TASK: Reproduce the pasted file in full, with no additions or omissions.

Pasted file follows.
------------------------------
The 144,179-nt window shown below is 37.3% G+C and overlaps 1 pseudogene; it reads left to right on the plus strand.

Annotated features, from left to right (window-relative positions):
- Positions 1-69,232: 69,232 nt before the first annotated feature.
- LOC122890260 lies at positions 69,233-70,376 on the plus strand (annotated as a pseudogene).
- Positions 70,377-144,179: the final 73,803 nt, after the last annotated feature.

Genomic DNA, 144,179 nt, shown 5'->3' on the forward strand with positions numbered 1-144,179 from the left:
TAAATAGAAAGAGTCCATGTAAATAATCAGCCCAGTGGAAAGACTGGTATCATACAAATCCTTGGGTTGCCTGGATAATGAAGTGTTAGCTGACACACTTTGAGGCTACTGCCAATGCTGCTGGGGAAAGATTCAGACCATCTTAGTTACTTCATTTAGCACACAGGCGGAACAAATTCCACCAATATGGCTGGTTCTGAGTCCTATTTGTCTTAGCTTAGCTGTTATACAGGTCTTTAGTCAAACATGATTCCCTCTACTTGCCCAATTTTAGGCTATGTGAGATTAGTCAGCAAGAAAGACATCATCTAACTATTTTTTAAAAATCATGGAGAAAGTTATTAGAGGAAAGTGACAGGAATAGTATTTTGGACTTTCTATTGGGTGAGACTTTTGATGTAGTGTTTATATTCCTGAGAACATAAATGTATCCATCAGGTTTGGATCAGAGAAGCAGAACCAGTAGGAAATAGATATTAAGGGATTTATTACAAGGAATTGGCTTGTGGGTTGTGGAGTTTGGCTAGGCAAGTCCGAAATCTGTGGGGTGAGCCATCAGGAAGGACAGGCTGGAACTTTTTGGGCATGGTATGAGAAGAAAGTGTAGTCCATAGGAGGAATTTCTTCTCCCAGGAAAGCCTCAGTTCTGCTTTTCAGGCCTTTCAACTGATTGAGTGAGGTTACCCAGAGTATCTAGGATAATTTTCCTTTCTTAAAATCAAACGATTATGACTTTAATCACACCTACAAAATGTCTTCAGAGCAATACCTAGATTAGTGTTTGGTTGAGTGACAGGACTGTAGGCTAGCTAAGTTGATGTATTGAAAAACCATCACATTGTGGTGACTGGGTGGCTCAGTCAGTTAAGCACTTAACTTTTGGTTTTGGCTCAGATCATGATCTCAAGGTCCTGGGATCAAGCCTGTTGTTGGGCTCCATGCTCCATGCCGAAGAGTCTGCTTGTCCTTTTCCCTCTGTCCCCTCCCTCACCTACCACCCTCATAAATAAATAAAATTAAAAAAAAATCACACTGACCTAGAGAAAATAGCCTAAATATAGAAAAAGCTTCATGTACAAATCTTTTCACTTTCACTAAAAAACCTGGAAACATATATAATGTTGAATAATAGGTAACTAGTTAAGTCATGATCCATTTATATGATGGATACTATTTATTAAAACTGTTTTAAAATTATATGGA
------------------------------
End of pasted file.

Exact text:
The 144,179-nt window shown below is 37.3% G+C and overlaps 1 pseudogene; it reads left to right on the plus strand.

Annotated features, from left to right (window-relative positions):
- Positions 1-69,232: 69,232 nt before the first annotated feature.
- LOC122890260 lies at positions 69,233-70,376 on the plus strand (annotated as a pseudogene).
- Positions 70,377-144,179: the final 73,803 nt, after the last annotated feature.

Genomic DNA, 144,179 nt, shown 5'->3' on the forward strand with positions numbered 1-144,179 from the left:
TAAATAGAAAGAGTCCATGTAAATAATCAGCCCAGTGGAAAGACTGGTATCATACAAATCCTTGGGTTGCCTGGATAATGAAGTGTTAGCTGACACACTTTGAGGCTACTGCCAATGCTGCTGGGGAAAGATTCAGACCATCTTAGTTACTTCATTTAGCACACAGGCGGAACAAATTCCACCAATATGGCTGGTTCTGAGTCCTATTTGTCTTAGCTTAGCTGTTATACAGGTCTTTAGTCAAACATGATTCCCTCTACTTGCCCAATTTTAGGCTATGTGAGATTAGTCAGCAAGAAAGACATCATCTAACTATTTTTTAAAAATCATGGAGAAAGTTATTAGAGGAAAGTGACAGGAATAGTATTTTGGACTTTCTATTGGGTGAGACTTTTGATGTAGTGTTTATATTCCTGAGAACATAAATGTATCCATCAGGTTTGGATCAGAGAAGCAGAACCAGTAGGAAATAGATATTAAGGGATTTATTACAAGGAATTGGCTTGTGGGTTGTGGAGTTTGGCTAGGCAAGTCCGAAATCTGTGGGGTGAGCCATCAGGAAGGACAGGCTGGAACTTTTTGGGCATGGTATGAGAAGAAAGTGTAGTCCATAGGAGGAATTTCTTCTCCCAGGAAAGCCTCAGTTCTGCTTTTCAGGCCTTTCAACTGATTGAGTGAGGTTACCCAGAGTATCTAGGATAATTTTCCTTTCTTAAAATCAAACGATTATGACTTTAATCACACCTACAAAATGTCTTCAGAGCAATACCTAGATTAGTGTTTGGTTGAGTGACAGGACTGTAGGCTAGCTAAGTTGATGTATTGAAAAACCATCACATTGTGGTGACTGGGTGGCTCAGTCAGTTAAGCACTTAACTTTTGGTTTTGGCTCAGATCATGATCTCAAGGTCCTGGGATCAAGCCTGTTGTTGGGCTCCATGCTCCATGCCGAAGAGTCTGCTTGTCCTTTTCCCTCTGTCCCCTCCCTCACCTACCACCCTCATAAATAAATAAAATTAAAAAAAAATCACACTGACCTAGAGAAAATAGCCTAAATATAGAAAAAGCTTCATGTACAAATCTTTTCACTTTCACTAAAAAACCTGGAAACATATATAATGTTGAATAATAGGTAACTAGTTAAGTCATGATCCATTTATATGATGGATACTATTTATTAAAACTGTTTTAAAATTATATGGA